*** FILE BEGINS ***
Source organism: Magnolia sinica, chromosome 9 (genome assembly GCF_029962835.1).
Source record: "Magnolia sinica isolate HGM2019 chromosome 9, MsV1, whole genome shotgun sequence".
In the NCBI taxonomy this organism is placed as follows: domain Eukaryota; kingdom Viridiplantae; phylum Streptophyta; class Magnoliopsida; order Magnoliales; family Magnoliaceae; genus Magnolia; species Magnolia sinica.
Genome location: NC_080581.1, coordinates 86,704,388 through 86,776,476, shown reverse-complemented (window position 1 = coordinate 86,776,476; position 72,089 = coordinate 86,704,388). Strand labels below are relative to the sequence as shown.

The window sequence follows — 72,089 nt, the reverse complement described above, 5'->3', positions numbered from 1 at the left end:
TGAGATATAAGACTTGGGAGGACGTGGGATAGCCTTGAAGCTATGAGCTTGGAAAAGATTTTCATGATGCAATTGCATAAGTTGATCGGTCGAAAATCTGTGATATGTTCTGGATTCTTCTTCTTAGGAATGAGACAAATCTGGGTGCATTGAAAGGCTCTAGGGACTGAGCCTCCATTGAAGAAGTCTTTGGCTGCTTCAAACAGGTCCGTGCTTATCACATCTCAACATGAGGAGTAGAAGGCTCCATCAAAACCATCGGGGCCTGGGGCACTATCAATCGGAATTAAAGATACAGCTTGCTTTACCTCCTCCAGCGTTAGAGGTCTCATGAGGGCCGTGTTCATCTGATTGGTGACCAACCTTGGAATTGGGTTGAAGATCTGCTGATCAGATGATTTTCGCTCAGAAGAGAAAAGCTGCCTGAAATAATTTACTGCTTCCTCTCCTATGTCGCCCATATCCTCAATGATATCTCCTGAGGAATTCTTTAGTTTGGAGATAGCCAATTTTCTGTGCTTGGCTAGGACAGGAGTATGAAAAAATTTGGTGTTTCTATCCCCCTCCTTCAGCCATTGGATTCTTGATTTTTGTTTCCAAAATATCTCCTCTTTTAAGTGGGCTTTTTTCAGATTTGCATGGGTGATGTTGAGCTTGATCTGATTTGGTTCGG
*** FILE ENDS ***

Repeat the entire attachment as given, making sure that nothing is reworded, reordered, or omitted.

Source organism: Magnolia sinica, chromosome 9 (genome assembly GCF_029962835.1).
Source record: "Magnolia sinica isolate HGM2019 chromosome 9, MsV1, whole genome shotgun sequence".
In the NCBI taxonomy this organism is placed as follows: domain Eukaryota; kingdom Viridiplantae; phylum Streptophyta; class Magnoliopsida; order Magnoliales; family Magnoliaceae; genus Magnolia; species Magnolia sinica.
Genome location: NC_080581.1, coordinates 86,704,388 through 86,776,476, shown reverse-complemented (window position 1 = coordinate 86,776,476; position 72,089 = coordinate 86,704,388). Strand labels below are relative to the sequence as shown.

The window sequence follows — 72,089 nt, the reverse complement described above, 5'->3', positions numbered from 1 at the left end:
TGAGATATAAGACTTGGGAGGACGTGGGATAGCCTTGAAGCTATGAGCTTGGAAAAGATTTTCATGATGCAATTGCATAAGTTGATCGGTCGAAAATCTGTGATATGTTCTGGATTCTTCTTCTTAGGAATGAGACAAATCTGGGTGCATTGAAAGGCTCTAGGGACTGAGCCTCCATTGAAGAAGTCTTTGGCTGCTTCAAACAGGTCCGTGCTTATCACATCTCAACATGAGGAGTAGAAGGCTCCATCAAAACCATCGGGGCCTGGGGCACTATCAATCGGAATTAAAGATACAGCTTGCTTTACCTCCTCCAGCGTTAGAGGTCTCATGAGGGCCGTGTTCATCTGATTGGTGACCAACCTTGGAATTGGGTTGAAGATCTGCTGATCAGATGATTTTCGCTCAGAAGAGAAAAGCTGCCTGAAATAATTTACTGCTTCCTCTCCTATGTCGCCCATATCCTCAATGATATCTCCTGAGGAATTCTTTAGTTTGGAGATAGCCAATTTTCTGTGCTTGGCTAGGACAGGAGTATGAAAAAATTTGGTGTTTCTATCCCCCTCCTTCAGCCATTGGATTCTTGATTTTTGTTTCCAAAATATCTCCTCTTTTAAGTGGGCTTTTTTCAGATTTGCATGGGTGATGTTGAGCTTGATCTGATTTGGTTCGG